As a duo Daniel Carter and Matt Mikas create improvised dialogues and open-ended conversations that seek to engage and enlighten listeners via saxaphone, flute, sampler, specially pressed records and turntables. The resulting environment is one that acknowledges science fiction soundtracks, hip-hop minimalism, ecstatic free-jazz, and a quest that supercedes both conflict and resolution.
Daniel Carter Flutist/saxophonist/trumpeter Daniel Carter isn’t as well-known as some of his contemporaries on the New York free jazz scene, which may partially be due to the fact that he refuses to name his own projects after himself. But judging from his long history of playing in New York and his winding, exploratory recordings, he deserves to be as well-known as peers like David S. Ware or William Parker. Carter began playing in New York in the early ’70s and he sporadically recorded during that decade with artists such as Gunter Hampel and Bob Moses. But due to his reputation as an avant-garde musician, he had difficulty finding steady gigs and began performing as a street musician around 1978. In 1981, he joined Other Dimensions in Music, a quartet that also features Roy Campbell on trumpet, Parker on bass, and Rashid Bakr on drums; the group released a self-titled album on Silkheart in 1989. During the 1980s, Carter also played with punk rock groups. His recording career really took off in the 1990s. He continued to play with Other Dimensions In Music and began recording with another quartet called Test. Test, featuring multireedist Sabir Mateen, bassist Matthew Heyner, and drummer Tom Bruno, still frequently performs on subway platforms. Carter also recorded with non-jazz acts like avant-rock songwriter David Grubbs and electronic musicians Spring Heel Jack and DJ Logic. Since 1999, Carter has kept himself busy with projects on the Aum Fidelity and Thirsty Ear labels.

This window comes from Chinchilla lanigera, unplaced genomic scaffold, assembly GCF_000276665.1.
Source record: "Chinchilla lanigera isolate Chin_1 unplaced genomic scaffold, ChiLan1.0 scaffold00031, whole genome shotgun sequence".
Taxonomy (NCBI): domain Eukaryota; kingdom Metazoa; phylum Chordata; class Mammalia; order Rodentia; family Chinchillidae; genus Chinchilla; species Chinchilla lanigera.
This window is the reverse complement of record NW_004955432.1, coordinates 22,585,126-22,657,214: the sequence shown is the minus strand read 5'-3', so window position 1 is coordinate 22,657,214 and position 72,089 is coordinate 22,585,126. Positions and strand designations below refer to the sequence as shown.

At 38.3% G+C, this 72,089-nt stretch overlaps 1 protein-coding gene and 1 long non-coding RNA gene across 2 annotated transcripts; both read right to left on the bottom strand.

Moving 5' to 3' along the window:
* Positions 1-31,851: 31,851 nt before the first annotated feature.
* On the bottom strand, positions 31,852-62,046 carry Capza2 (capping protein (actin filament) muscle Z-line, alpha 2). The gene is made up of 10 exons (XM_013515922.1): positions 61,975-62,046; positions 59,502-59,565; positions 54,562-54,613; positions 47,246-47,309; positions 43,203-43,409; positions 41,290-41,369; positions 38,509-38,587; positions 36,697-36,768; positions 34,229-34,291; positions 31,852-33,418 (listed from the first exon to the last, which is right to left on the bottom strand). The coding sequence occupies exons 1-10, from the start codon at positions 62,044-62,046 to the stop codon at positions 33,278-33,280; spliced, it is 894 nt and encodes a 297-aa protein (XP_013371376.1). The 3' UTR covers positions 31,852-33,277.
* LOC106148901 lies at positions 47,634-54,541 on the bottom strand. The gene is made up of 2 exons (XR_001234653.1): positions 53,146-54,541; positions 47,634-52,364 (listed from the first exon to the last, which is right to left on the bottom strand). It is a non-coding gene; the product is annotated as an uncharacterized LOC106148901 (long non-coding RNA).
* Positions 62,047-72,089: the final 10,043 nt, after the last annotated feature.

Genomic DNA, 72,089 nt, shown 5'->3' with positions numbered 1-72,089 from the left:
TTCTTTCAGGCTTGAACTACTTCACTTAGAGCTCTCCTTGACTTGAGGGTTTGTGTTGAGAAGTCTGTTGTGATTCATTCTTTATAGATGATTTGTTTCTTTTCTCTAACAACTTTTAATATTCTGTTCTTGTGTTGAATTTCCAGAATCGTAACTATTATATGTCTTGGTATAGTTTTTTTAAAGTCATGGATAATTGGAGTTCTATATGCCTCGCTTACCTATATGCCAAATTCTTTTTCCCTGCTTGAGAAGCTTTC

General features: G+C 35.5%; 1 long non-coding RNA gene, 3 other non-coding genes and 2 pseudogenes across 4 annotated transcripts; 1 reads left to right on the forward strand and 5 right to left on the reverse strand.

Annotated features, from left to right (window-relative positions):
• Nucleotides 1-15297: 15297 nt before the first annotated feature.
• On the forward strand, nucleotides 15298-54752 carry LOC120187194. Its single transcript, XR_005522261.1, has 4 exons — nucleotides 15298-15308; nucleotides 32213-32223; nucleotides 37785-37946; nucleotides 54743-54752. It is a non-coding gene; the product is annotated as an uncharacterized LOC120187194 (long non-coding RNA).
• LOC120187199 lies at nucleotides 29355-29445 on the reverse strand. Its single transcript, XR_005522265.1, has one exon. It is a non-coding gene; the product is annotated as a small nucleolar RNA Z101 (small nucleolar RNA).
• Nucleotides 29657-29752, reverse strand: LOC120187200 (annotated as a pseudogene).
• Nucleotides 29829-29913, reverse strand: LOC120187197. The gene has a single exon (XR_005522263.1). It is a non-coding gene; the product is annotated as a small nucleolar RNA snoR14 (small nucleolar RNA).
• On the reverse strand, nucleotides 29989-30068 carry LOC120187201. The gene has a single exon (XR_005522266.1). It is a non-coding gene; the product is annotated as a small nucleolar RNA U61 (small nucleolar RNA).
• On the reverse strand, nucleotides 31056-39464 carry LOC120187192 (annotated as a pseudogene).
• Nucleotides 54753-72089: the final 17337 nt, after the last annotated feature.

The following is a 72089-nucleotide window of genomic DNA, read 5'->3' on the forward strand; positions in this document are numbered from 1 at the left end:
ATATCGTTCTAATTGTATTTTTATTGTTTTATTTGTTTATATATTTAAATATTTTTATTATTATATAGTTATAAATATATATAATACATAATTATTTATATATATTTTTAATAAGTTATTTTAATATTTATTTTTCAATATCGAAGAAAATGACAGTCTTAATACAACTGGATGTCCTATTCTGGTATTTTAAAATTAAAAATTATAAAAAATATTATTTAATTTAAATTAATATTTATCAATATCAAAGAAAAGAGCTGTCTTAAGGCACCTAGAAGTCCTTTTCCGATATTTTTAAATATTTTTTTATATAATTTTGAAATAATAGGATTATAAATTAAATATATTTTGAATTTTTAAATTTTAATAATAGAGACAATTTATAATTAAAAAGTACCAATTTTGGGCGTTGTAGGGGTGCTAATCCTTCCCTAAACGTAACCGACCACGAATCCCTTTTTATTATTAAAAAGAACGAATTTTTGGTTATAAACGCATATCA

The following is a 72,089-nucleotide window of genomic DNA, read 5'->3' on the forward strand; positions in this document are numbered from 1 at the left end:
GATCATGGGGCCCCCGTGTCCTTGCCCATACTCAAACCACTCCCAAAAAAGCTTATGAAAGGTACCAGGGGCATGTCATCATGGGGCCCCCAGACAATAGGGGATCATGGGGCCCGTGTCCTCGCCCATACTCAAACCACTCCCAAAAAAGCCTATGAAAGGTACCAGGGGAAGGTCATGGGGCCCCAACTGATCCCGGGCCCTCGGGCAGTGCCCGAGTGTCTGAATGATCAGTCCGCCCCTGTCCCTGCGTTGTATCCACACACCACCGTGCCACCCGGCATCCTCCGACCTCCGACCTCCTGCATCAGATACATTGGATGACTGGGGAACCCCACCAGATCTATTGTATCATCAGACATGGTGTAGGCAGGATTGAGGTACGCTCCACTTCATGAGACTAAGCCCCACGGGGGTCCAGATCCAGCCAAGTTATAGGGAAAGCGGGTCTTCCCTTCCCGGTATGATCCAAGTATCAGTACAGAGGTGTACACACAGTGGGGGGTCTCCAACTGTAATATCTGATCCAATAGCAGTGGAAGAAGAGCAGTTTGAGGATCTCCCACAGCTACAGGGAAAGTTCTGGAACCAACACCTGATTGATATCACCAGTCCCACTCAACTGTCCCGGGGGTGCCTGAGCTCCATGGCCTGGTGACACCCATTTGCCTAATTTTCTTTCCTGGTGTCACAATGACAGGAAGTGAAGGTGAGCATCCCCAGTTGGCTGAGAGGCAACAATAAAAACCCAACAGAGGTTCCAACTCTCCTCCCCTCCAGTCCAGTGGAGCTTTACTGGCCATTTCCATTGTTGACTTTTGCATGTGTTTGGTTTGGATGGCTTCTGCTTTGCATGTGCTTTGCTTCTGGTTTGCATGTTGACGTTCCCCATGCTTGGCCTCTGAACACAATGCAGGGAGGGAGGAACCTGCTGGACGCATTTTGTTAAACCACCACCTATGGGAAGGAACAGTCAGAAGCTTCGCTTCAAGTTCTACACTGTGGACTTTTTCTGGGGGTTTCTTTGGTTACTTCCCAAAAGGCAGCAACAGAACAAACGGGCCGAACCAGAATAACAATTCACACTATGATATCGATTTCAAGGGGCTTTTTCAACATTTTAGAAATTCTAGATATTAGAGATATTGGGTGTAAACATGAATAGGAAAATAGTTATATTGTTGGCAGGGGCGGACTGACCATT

Matt Mikas is a sound artist with a history of involvement in microradio, nightclub entertainment, and museum exhibition. A sonic anthropologist, Mikas uses turntables alternately as a historia n and performer and electronics and low-power FM transmitters as artist and activist. He is also a co-founder of and the operations manager for free103point9, a New York based non-profit arts organization focusing on the creative usage of transmission mediums (www.free103point9.org). He has spoken on independent media actions at the Grassroots Radio Conference, the New York Poetry Project, The Ford Communications Policy Network Meeting, Coco Fusco’s Performance and Technology Classes at Columbia University, among others. In January 2000 he curated the sound program for Dave Hickey’s Ultralounge at the University of South Florida Contemporary Art Museum in Tampa, FL. “Of The Bridge,” a sound and video collaboration with Matt Bua and Tom Roe, premiered in Brooklyn! (2001) at the Palm Beach Institute of Contemporary Art, sampling the sounds of the Williamsburg Bridge and Sonny Rollins (who often rehearsed there). He has also performed at The Kitchen, P.S. 122, and Anthology Film Archives in Manhattan, and the 2004 Gwang-Ju Biennialle in South Korea. Mikas’s current project “Interactive Audio Response Kit” is a musical composition and listening tool created for two identical LPs.
NRA is a multi-national conglomerate comprised of Tatsuya Nakatani (percussion – Japan), Vic Rawlings open-circuit electronics, amplified prepared cello U. S. A.), and Ricardo Arias (bass-balloon kit – Colombia). The trio creates a sound world that is simultaneously austere and excessive, static and explosive. Their performance practice is firmly based on a kinetic-physical approach to their respective instruments, yet devoid of the heavy-lifting trappings of physical music. The players have concocted their own distinctive instrument adaptations/inventions, and playing techniques, each bringing markedly contrasting sonic materials to the ensemble. Their compositional approach exploits the intersection of these disparate sounds within the confines of particular times and spaces.